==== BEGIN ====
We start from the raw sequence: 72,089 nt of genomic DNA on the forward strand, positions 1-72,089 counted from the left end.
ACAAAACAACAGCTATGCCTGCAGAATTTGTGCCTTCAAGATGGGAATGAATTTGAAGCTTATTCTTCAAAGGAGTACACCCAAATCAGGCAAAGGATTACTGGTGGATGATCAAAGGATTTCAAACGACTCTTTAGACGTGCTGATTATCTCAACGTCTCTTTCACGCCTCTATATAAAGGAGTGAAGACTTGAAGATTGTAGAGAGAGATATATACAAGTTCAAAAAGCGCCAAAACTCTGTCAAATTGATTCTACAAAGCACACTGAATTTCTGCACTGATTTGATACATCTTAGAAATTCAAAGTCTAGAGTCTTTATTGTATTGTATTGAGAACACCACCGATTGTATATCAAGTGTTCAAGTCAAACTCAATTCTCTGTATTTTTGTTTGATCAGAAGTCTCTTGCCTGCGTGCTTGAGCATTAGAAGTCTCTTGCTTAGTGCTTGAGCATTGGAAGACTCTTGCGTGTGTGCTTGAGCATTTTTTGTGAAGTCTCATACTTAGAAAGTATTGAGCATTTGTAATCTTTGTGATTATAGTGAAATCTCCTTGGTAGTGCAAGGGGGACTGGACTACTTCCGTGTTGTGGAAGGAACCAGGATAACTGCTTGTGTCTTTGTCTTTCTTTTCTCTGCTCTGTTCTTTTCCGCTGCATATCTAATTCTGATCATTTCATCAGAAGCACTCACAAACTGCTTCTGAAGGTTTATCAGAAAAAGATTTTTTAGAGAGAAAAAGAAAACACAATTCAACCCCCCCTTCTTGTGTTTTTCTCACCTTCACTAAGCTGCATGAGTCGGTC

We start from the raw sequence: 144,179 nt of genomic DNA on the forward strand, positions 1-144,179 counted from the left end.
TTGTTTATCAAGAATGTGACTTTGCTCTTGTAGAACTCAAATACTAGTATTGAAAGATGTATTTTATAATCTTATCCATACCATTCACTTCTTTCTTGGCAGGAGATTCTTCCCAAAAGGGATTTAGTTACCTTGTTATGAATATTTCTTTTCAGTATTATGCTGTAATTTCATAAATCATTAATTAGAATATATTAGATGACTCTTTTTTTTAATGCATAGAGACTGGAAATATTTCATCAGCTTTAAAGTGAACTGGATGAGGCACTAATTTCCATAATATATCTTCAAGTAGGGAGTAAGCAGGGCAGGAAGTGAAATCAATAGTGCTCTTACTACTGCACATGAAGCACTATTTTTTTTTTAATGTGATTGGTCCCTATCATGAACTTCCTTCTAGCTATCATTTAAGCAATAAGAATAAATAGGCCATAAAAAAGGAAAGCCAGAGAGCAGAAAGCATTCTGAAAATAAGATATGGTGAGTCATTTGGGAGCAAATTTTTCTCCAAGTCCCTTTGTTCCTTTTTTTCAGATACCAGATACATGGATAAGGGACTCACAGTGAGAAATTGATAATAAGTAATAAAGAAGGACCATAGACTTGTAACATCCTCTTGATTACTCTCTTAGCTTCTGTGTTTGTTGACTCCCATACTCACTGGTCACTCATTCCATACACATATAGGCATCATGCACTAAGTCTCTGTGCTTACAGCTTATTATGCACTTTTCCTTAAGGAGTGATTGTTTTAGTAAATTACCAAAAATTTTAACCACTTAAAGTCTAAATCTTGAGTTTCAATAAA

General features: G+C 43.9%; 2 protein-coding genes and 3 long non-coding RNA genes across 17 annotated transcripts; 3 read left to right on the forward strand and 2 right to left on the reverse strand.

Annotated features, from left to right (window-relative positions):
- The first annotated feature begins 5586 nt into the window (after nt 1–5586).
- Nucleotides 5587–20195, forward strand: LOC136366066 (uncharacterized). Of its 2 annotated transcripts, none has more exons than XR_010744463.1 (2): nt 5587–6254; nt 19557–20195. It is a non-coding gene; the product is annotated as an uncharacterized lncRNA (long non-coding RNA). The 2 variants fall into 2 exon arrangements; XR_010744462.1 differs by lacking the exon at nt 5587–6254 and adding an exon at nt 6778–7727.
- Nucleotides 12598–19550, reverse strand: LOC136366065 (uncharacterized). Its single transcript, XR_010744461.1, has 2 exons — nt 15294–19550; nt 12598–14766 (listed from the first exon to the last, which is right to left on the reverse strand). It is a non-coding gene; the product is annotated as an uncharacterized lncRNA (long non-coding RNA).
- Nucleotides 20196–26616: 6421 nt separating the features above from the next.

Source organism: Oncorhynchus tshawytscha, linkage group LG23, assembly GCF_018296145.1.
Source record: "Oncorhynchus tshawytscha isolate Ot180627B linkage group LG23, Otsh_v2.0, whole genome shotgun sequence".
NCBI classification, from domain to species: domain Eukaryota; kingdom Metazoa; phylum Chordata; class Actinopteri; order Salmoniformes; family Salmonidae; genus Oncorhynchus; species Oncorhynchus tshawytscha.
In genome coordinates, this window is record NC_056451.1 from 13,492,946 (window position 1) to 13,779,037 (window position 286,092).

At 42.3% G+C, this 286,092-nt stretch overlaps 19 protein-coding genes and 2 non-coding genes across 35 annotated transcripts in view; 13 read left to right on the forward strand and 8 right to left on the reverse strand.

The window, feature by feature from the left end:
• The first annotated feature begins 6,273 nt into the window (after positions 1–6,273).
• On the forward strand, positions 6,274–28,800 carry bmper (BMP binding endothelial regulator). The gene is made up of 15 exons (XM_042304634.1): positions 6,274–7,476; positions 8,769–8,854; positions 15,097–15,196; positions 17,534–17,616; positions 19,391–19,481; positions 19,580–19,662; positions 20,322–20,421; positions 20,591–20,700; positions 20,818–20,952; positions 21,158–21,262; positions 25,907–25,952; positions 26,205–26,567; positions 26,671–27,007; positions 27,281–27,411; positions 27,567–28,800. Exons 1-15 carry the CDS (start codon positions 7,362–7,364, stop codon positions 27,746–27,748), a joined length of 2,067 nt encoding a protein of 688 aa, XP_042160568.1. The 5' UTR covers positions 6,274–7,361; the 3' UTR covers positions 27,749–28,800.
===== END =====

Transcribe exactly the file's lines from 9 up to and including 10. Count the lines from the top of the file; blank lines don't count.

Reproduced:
- Nucleotides 12598–19550, reverse strand: LOC136366065 (uncharacterized). Its single transcript, XR_010744461.1, has 2 exons — nt 15294–19550; nt 12598–14766 (listed from the first exon to the last, which is right to left on the reverse strand). It is a non-coding gene; the product is annotated as an uncharacterized lncRNA (long non-coding RNA).
- Nucleotides 20196–26616: 6421 nt separating the features above from the next.